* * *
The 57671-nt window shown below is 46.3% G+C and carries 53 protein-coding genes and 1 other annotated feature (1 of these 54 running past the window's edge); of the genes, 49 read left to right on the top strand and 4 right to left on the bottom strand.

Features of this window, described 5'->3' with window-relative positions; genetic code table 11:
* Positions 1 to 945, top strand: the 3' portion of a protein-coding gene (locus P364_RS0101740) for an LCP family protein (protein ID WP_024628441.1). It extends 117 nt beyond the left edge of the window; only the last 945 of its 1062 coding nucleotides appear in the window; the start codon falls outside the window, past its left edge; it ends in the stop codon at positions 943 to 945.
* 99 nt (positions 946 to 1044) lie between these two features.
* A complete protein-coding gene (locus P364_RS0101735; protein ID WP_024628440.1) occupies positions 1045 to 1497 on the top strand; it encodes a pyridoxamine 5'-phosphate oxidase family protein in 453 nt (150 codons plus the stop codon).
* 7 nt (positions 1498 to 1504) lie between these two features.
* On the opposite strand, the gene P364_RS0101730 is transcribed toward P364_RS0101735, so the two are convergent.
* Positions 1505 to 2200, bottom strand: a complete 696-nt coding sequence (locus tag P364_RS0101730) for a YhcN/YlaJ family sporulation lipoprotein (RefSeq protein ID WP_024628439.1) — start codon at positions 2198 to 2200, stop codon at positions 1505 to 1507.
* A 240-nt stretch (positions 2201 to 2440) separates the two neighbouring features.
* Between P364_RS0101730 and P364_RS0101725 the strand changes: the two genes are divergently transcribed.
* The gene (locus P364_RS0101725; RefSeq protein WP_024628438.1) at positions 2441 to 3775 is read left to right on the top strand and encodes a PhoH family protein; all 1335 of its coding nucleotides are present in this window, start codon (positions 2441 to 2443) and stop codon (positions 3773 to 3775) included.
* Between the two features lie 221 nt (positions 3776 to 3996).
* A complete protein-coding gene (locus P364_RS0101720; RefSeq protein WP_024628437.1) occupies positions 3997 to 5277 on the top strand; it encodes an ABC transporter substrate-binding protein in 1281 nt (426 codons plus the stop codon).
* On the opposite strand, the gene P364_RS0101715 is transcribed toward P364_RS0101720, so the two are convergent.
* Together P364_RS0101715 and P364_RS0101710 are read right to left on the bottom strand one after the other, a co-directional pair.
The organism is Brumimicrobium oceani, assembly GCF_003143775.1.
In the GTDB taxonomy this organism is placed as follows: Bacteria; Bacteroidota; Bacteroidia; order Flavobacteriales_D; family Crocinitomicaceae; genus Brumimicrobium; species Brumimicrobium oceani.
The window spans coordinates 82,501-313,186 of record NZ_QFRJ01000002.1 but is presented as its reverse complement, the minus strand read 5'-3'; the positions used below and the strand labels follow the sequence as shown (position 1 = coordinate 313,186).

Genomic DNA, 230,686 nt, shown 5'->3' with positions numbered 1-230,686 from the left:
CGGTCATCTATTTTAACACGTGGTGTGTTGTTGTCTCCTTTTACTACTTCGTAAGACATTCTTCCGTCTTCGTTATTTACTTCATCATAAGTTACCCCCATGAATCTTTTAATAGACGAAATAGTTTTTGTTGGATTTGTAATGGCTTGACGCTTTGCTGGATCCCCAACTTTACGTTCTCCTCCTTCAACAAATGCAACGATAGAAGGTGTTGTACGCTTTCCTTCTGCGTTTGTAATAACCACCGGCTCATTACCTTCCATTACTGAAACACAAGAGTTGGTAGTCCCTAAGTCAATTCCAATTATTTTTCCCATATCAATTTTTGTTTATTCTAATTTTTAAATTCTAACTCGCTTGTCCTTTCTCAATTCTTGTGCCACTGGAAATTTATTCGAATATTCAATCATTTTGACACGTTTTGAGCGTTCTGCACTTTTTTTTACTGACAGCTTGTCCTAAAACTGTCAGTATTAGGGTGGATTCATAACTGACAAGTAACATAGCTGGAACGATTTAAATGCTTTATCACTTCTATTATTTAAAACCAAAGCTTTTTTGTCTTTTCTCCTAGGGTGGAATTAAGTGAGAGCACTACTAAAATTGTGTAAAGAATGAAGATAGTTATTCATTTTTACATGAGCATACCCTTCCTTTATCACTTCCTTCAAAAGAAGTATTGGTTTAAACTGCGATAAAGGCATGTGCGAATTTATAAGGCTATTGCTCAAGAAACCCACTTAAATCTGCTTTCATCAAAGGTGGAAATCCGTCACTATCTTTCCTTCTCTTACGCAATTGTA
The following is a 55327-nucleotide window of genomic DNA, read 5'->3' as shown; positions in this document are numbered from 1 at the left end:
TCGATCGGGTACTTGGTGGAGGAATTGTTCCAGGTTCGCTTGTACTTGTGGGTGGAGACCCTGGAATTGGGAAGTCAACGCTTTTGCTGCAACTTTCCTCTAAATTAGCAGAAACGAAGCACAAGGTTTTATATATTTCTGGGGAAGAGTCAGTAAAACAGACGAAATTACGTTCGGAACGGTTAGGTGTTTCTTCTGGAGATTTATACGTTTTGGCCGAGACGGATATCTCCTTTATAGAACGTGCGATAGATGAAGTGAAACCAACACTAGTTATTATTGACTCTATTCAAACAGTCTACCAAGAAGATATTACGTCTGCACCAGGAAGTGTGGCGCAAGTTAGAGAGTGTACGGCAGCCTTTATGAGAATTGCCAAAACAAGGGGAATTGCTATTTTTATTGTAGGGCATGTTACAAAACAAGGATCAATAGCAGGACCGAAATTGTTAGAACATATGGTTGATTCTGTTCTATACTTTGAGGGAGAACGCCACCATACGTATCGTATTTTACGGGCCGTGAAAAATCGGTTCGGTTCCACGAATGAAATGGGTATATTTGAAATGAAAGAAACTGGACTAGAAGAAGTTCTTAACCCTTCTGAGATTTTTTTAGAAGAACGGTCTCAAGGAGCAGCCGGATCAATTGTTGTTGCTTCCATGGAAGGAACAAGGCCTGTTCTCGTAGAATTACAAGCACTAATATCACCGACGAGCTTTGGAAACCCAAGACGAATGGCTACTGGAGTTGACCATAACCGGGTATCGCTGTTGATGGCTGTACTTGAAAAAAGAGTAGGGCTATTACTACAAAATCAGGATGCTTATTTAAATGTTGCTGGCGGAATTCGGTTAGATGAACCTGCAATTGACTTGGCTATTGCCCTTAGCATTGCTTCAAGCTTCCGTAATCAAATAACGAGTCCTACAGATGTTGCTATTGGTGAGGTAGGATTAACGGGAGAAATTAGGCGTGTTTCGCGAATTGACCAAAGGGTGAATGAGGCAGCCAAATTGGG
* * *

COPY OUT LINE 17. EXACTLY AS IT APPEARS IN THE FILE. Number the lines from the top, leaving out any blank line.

In the GTDB taxonomy this organism is placed as follows: Bacteria; Bacteroidota; Bacteroidia; order Flavobacteriales_D; family Crocinitomicaceae; genus Brumimicrobium; species Brumimicrobium oceani.